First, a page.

By Deb Vaughn, Education Coordinator, Oregon Arts Commission
In a 2016 article in The Denver Post, Kurt MacDonald compares the desire to produce competitive 21st century workers to the intent of dog breeders working to produce ideal canines. “Both sought to achieve their ends by refining and concentrating valuable attributes into purebreds (dogs) and national content and standards (education.)” But there are serious consequences to a lack of diversity of thought, just as there are in genetics. “When a majority of tomorrow’s jobs and challenges have yet to be imagined, our students require the diversity of thought necessary to tackle them.”
The arts provide opportunities for students to discover new ideas while raising awareness of the world around them. Empathy is tightly wedded to creative exploration, a link articulated clearly by Oregon’s Poetry Out Loud state champions in a video released by the Oregon Arts Commission called “Why is Poetry Out Loud Important?” 2012 Oregon state champion Jillian Frakes puts it this way: “[Poetry is] a way to help [students] find their voice. You’re able to use another person’s words to express ideas that you have.” Brynn Tran, 2010 winner adds, “[The poem] doesn’t belong to me, but I get to hold it for a couple minutes.”
The benefits of creative exploration are supported by research conducted by the national Creating Connection initiative, which defines four core benefits of arts engagement: self-expression, personal growth, well-being and happiness. For students, opportunities to explore the arts promote these benefits, as well as support multiple modes of engagement in overall learning, pushing back against over-standardization of instruction.
In Oregon, access to in-school arts opportunities vary greatly between school buildings. Using information provided by the Oregon Department of Education, the Oregon Arts Commission maintains a database on the availability of arts classes in Oregon schools. This information can be used to develop strategies for expanding creative outlets for students. Until we know where the gaps are, we can’t fill them.
Thanks to the work of arts organizations and artists around the state, many students benefit from creative exploration in classrooms. For example, the Architecture Foundation of Oregon brings professional architects in 3rd-5th grade classrooms around the state to help students explore the built environment, the history of their community and the fundamentals of 3-dimensional design. Elementary students in Hood River use basket weaving and storytelling to promote art, math and literacy skills through the Story Baskets project offered by Arts in Education of the Gorge. And, thanks to the Corvallis Arts Center’s efforts last year, visiting artists blended printmaking with an investigation of microbiomes to help students connect laboratory research to understanding of geometric shapes and color theory. Regular readers of this newsletter will be familiar with the integrated approach to learning that The Right Brain Initiative promotes through ongoing professional development for teachers and artists to provide coordinated arts experiences for students. All of these projects were supported by Arts Learning grants from the Oregon Arts Commission, one of several funders supporting arts education work.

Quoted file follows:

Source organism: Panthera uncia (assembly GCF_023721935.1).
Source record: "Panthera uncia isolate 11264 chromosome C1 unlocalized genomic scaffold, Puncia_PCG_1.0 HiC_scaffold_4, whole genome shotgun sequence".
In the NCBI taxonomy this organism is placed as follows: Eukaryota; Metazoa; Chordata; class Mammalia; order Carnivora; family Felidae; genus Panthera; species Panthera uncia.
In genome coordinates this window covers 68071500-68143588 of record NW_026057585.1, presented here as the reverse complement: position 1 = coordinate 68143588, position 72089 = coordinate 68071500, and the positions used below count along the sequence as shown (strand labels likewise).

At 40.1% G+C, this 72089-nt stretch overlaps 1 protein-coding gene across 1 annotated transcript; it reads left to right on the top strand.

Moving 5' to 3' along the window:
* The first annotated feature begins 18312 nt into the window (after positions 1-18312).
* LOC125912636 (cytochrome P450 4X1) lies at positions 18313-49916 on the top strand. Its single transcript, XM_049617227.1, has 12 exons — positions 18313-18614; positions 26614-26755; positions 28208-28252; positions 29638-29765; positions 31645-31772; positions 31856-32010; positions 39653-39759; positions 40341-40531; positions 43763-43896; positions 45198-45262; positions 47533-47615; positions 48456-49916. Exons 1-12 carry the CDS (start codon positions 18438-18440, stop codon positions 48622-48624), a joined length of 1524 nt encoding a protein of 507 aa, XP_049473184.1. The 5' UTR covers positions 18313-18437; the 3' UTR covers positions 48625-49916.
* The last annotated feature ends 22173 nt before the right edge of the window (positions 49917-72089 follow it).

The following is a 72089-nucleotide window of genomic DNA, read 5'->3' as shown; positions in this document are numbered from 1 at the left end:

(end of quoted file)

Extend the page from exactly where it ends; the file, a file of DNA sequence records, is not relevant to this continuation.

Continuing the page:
Do you know about an exciting creative opportunity for students in your area? Now is the time to shout about it! National Arts in Education Week begins September 10, 2017. Led by Americans for the Arts (AFTA), the entire country will be recognizing the role of the arts in schools. AFTA offers a list of suggested ways to celebrate and provides advocacy tools on their website. The Regional Arts & Culture Council will be joining the celebration with a social media campaign (Facebook, Twitter) and beginning conversations with local policy makers on the importance of advocating for arts in education at all levels of the community and government.
As students assume increasing responsibility for the challenges of the 21st century, the best foundation we can give them is creativity, confidence and the ability to see things in a new way. Arts education promotes all these skills as well as motivates students to persevere as they seek answers to questions that generations before them have failed to answer, as well as those that haven’t been asked yet.